Through Saharanpur and some one-man stations, the train slithered
its way into the Dehradun station. In spite of Dehra rising to
the stature of a capital and much done in the way of development
and modernization, the railway station remains to be an
apologetic reminiscence of the erstwhile deprivation era.
However, I have always loved railway stations. Here too there was
the shrill, albeit, drowsy shout of the vendors selling bread
pakoras, chai, etc.
We got down of the train and didn't know how we will take this
forward. We hadn't discussed the course forward during our long
nightly exchanges. We had, both, conveniently postponed the next
steps, even if there were any, for the life after the train
Here we were standing with our respective luggage on the Dehra's
railway station. The coolies came in hordes like flies to pack of
open sweets. I for sure did not need the services of the men
clothed in red. However, I just asked her if she would like to
employ someone to carry her bags. Then I realized, she was only
carrying one medium sized sky bag and a sling bag or what we call
She just smiled back and said… "I can manage by own baggage"
It sounded very independent. I shooed the coolies away, but they
kept following us until were almost out of the station. And that
is when the auto rickshaw drivers and cabbies started chasing us.
Some offering us to take us to Mussoories, while others offering
us a 'sasta room' (cheap hotel room).
We looked at each other and said nothing. Both of us were largely
unsure of what course to take forward.
Then I asked, ''let us have some coffee''.
She gladly agreed.
We scouted around for a coffee joint and quickly found the symbol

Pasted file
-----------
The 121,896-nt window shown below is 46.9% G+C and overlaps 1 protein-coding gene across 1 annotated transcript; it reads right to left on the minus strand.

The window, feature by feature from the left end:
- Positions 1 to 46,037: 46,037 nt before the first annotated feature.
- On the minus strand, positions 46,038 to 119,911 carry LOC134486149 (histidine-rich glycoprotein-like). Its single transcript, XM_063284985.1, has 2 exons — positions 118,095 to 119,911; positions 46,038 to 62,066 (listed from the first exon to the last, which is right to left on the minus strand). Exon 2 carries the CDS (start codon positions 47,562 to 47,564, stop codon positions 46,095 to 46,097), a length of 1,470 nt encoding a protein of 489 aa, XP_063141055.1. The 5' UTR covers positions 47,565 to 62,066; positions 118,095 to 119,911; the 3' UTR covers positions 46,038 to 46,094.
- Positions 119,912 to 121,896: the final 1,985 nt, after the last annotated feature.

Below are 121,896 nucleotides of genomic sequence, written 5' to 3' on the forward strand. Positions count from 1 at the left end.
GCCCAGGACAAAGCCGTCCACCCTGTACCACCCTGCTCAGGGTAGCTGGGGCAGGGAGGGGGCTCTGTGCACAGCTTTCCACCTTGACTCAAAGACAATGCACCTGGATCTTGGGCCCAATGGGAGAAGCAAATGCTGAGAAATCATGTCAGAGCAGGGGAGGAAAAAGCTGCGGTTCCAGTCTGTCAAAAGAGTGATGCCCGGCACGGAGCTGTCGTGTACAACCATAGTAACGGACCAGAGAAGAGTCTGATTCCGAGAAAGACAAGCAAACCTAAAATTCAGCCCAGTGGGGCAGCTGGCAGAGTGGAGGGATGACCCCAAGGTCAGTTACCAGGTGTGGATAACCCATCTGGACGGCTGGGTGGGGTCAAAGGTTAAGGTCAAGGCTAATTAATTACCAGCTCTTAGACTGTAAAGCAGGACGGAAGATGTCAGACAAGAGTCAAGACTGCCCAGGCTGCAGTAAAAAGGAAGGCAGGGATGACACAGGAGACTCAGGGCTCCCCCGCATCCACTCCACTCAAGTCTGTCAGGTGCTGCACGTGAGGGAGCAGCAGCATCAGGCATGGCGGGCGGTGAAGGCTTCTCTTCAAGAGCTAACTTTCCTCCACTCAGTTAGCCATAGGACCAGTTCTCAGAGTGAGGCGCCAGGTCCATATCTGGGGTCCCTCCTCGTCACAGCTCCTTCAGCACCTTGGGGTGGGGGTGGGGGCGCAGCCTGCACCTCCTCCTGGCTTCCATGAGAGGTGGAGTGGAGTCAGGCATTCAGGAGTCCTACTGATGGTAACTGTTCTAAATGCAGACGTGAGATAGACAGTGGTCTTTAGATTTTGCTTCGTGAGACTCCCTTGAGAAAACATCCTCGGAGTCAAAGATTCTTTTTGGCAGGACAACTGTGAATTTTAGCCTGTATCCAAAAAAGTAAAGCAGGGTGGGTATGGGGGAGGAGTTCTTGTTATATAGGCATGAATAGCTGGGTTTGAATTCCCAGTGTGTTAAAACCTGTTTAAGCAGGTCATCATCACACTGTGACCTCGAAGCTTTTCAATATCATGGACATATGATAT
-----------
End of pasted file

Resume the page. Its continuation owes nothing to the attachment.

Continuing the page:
of globalization and hard felt consumerism. The Café Coffee Day
Quickly we crossed the road and entered into the air-conditioned
comfort of the coffee world. The slogan all across the walls read
"A lot can happen over coffee".
The night without sleep had left me edgy and zoned out. The couch
at the coffee shop was slowly calling out to the sleep in me… I
was finding it hard to not give in.
Again, breaking my dripping thoughts she interjected.
"I need to use the washroom", she said, and quickly headed
towards the brown wooden door.
This has come to be the most used and abused euphemism of all.
Calling a fully functional 'LOO' as a washroom or restroom. Well
it seems that finally the sense of sophistication has crept into
the otherwise quite unabashedly crude mannerism of Indians.
I looked at my watch and it hinted me that Shruti had been gone
for a while. Easily, a good ten minutes.
Girls take that kind of time. No girl ever owns up to it and even
if any of them do they would go to any lengths to defend the time
they take to get ready and unready.
I was getting restless.
I took out a pen from my waist pouch and started scribbling on
one of the tissue papers that were aesthetically placed in a
steel-grey CCD tissue holder.
The joint called life,
Soothing as a knife,
On a road with my wife,
Felt like a never ending strife.
I stopped after the quartet… Not for lack of words of rhyme. But
because it was complete. Complete and precise expression!